They also have a frequently used adverb we might hear in these dialogues: namely spokojnie (calmly), which can remind us of the Italian calma maybe, and shows that there is really nothing to be worried about. Hungarians, in return, are more obsessed with the details and the duties, but rather in a negative way, while they are more introverted sometimes if it is about their daily routine.
However, if they have a chance to meet foreigners, they are way more open than Poles, and they are not uncomfortable either, if they are able to speak, to switch to another language and our storytelling skills are also outstanding. The only lack is the fact that they are more likely to keep the distance towards each other and not to trust new people compared to the Poles, who are, on the other hand ,ask you in English with a higher chance, if they notice you are from abroad.
The differences in sense of time can be also described through basic expressions of the languages: Hungarian uses different greetings for the morning (jó reggelt), the majority of the day (jó napot) and the evening (jó estét), while the Polish dzień dobry (good day) is used for both the morning and most of the day.
What is more, sometimes you can even hear it in Poland after dark instead of dobry wieczór (good evening), although a Hungarian would already consider this section of the day as evening.
There is another tiny thing: if you say a farewell in Hungary in the evening, it is more likely to be viszlát, so ‘bye’, unless if it is late a night (jó éjszakát), but Poles prefer to use dobranoc (good night) in such situations more often than do widzenia (good bye).
It is even different how we call ourselves and each other. Saying Polak (Pole) and Węgier (Hungarian) in Polish both come from other European languages and are international, but Hungarians refer to themselves as magyar, while lengyel is the official way to say Polish, and polyák remained only an ancient phrase having survived as a surname.
The word lengyel, by the way, comes from the name of the Polish forefather, Lech, and it is only used in a couple of tongues like Lithuanian or Turkish. Something else: it is also a fun fact that none of us use the international version of ‘Italian’, but both włoch and olasz originate from another, but common root to describe these people.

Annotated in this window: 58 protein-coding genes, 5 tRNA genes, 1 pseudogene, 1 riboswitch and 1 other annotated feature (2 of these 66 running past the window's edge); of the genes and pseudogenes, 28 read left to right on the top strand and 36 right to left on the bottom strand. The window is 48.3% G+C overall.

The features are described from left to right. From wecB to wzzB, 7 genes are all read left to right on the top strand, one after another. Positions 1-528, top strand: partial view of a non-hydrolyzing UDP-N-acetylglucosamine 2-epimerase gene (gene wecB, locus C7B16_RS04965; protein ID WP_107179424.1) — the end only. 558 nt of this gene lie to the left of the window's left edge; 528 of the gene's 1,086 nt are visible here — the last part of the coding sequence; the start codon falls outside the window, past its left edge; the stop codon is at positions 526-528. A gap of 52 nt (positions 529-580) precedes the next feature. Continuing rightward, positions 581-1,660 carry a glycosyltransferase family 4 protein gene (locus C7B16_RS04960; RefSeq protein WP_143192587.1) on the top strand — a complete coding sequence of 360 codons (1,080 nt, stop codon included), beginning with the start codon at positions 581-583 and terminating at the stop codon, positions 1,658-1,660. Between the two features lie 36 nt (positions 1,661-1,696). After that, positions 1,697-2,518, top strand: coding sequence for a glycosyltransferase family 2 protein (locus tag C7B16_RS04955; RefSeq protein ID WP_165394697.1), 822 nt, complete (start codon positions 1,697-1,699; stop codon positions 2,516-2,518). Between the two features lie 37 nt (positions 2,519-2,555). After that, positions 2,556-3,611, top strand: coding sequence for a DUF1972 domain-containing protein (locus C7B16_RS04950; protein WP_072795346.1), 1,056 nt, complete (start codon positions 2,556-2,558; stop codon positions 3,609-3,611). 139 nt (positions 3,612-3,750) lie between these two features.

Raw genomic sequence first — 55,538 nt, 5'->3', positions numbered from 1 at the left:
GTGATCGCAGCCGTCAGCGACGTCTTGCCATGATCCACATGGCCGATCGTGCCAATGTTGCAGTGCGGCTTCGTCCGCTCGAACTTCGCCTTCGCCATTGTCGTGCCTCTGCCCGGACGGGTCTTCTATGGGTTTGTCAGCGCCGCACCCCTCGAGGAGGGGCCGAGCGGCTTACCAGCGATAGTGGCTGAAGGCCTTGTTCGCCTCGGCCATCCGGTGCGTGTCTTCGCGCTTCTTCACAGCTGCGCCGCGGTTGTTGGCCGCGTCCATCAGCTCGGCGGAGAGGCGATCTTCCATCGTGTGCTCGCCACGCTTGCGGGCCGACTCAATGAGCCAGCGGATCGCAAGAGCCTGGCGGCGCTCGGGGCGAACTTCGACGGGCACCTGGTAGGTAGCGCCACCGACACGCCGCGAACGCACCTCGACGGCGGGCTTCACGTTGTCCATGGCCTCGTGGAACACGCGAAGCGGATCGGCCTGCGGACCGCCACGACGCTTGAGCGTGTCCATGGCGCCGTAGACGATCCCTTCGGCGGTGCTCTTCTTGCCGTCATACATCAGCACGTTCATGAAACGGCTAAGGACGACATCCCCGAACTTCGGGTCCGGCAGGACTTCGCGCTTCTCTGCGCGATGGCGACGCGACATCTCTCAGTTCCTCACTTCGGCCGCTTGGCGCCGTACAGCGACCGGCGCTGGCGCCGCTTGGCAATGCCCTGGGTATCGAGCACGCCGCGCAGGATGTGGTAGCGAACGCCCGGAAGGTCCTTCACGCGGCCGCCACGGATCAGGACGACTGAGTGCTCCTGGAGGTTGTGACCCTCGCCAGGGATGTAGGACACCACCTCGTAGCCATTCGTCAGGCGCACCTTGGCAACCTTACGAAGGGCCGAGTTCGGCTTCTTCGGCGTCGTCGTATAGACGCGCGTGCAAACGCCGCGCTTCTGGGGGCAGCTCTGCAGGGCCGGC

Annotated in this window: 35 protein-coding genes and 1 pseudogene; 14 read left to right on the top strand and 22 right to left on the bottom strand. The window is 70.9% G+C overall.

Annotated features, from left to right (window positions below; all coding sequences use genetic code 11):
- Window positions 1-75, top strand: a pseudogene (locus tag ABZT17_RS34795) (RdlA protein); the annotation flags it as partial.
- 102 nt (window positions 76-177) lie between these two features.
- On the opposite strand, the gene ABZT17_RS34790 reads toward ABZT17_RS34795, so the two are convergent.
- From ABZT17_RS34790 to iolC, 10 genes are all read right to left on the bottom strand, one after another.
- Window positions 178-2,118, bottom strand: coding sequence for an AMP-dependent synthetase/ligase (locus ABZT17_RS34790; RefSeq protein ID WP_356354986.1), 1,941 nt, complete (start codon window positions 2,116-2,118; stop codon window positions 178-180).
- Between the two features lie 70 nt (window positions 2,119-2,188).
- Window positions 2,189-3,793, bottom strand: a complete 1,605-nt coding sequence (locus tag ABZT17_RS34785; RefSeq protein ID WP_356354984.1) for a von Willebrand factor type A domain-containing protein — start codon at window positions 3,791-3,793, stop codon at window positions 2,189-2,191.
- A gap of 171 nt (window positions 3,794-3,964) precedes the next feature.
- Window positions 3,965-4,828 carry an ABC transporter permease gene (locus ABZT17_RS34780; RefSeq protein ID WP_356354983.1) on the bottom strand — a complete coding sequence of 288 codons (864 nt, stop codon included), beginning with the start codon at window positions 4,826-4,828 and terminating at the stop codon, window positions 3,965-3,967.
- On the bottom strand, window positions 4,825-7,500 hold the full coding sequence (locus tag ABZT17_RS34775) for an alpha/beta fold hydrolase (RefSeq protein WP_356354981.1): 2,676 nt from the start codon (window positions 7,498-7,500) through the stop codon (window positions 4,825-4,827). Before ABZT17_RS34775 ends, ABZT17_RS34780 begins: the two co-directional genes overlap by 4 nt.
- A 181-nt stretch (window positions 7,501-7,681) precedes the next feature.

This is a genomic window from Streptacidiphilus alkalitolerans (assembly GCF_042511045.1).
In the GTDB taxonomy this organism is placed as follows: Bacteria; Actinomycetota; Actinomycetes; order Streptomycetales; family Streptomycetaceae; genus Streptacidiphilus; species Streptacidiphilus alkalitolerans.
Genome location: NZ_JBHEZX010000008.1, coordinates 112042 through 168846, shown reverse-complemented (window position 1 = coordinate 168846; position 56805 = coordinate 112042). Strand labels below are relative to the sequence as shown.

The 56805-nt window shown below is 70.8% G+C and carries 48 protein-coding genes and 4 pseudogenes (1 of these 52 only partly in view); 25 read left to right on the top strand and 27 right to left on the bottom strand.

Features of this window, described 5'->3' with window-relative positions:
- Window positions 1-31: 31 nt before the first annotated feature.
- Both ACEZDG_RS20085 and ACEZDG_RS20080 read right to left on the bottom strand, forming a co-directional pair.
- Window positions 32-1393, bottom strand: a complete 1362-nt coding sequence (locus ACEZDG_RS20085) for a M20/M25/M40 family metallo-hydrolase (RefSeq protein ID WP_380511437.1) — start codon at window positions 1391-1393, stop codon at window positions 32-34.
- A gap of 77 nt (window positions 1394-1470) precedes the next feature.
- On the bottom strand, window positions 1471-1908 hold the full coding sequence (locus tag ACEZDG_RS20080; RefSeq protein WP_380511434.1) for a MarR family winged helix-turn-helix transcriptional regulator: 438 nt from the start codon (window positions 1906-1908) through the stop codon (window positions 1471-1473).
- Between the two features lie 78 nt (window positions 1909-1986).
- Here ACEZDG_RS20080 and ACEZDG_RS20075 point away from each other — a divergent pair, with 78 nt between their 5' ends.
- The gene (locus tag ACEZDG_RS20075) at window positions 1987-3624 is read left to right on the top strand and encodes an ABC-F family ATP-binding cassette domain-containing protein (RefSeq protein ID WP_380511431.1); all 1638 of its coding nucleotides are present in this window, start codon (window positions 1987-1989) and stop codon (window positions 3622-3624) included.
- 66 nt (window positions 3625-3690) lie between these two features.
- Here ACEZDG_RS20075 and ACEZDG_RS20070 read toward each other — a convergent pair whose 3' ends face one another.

Polish and Hungarian are also infamous all around the world for being two of the most difficult languages on the globe due to their grammar and special sounds, although the competition between them might be a never-ending story forever. Most probably one of the few things in terms of communication we will never think the same is the use of letter combinations 's' and 'sz' that are totally the opposite of each other, which is often kind of confusing for outsiders.
There is one aspect we do agree though: we do not always like to import international words if we can have their own, so saying ‘perfect’ (tökéletes; idealny), ‘car’ (kocsi; samochód), or ‘party’ (buli; impreza) do not really follow most of the languages. However, there are some words being international in Polish, but not in Hungarian, like cell phone (komórka), pony (kucyk) manager (kierownik), meeting (spotkanie) or sandwich (kanapka).
These worlds are mostly international in Hungarian, but, as a matter of fact, we have other unique solutions for hotel (szálloda), computer (számítógép), temperature (hőmérséklet) or climate (éghajlat).
The slang - as a specific field within the language - is variable in both cases: international vocabulary including cool or okay are also used noth in Hungarian and Polish, but there are unique words equally used, like spoko, luzik, zacnie or zajebiste for Poles and király, menő, baró, and zsír for Hungarians.
Although some of these terms might be a bit old-fashioned or they are not general for everyone in these countries, they are good evidences to prove that there is an organic development, a lot of spontaneity, creativity and freshness in both of these cultures.